Taking the notion of the filter bubble politically, I have two answers.
- The near-full governmental control over the media puts us in a difficult situation when trying to reach wider audiences. In such media, the coverage is heavily one-sided: critical voices are mostly ignored, or they get aggressively denigrated as ‘communist’ or ‘gay propaganda’ (see Frida Kahlo!), which creates less than optimal conditions for interacting with those beyond one’s political comfort zone. Our projects have been mostly ignored so far by the official media-machine; we produce our own content to spread on social media. At the same time, we can’t rule out the possibility of some attack in the future, with the government and its media going on ever-wilder ideological rampage over an assumed international conspiracy against the country.
Voicing ideas in one’s own echo chamber is not to be undervalued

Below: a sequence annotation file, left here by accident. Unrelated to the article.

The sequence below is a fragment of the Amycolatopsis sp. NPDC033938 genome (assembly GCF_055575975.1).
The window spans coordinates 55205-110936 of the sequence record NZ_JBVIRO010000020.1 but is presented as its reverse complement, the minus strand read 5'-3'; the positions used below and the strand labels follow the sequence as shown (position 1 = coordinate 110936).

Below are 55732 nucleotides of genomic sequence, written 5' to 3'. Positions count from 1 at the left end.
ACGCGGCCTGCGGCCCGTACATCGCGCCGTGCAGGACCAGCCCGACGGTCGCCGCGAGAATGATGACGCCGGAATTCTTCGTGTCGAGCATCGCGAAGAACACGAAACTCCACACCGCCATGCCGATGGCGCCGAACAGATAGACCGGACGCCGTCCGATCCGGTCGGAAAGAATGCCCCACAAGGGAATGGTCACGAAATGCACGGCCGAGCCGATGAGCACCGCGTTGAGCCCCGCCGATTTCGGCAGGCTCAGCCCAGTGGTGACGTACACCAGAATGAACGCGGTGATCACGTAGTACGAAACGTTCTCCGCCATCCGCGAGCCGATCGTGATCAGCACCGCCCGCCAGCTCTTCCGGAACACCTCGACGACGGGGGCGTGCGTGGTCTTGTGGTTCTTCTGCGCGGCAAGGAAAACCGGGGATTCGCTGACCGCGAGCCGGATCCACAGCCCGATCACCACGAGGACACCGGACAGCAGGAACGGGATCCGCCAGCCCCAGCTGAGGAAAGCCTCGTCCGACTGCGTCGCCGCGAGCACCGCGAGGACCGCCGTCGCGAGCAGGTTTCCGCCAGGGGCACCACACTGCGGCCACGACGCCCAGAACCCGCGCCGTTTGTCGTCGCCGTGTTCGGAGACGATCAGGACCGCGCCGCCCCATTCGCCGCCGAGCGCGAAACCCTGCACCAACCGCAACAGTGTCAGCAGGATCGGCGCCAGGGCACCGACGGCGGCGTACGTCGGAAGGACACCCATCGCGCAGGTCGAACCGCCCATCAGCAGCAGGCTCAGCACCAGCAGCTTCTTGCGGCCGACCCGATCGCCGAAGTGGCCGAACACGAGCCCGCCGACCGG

- In our view, voicing ideas in one’s own echo chamber is not to be undervalued. In a context of educated, independent-minded people leaving in flocks, and a depressingly powerful propaganda roaring up and down the land, one can feel somewhat discouraged and isolated with certain thoughts and sentiments. As long as a filter bubble can protect from despair and support one to carry on (which seems a prerequisite for seeing beyond), OFF is happy to help strengthening it.
That’s why, in a political perspective, I look at “passers-by” as a target and an object of study, and at the “dialogue” as a tool and a goal. Via one to one relationship, I deal with the concept of belonging through some topics on which everyone can express their own point of view (despite any cultural background) and to contribute to a new collective vision. Intricate structures (as labyrinth, catalogues, and Chinese boxes) allow multilayer access to the artwork playing with people’s curiosity.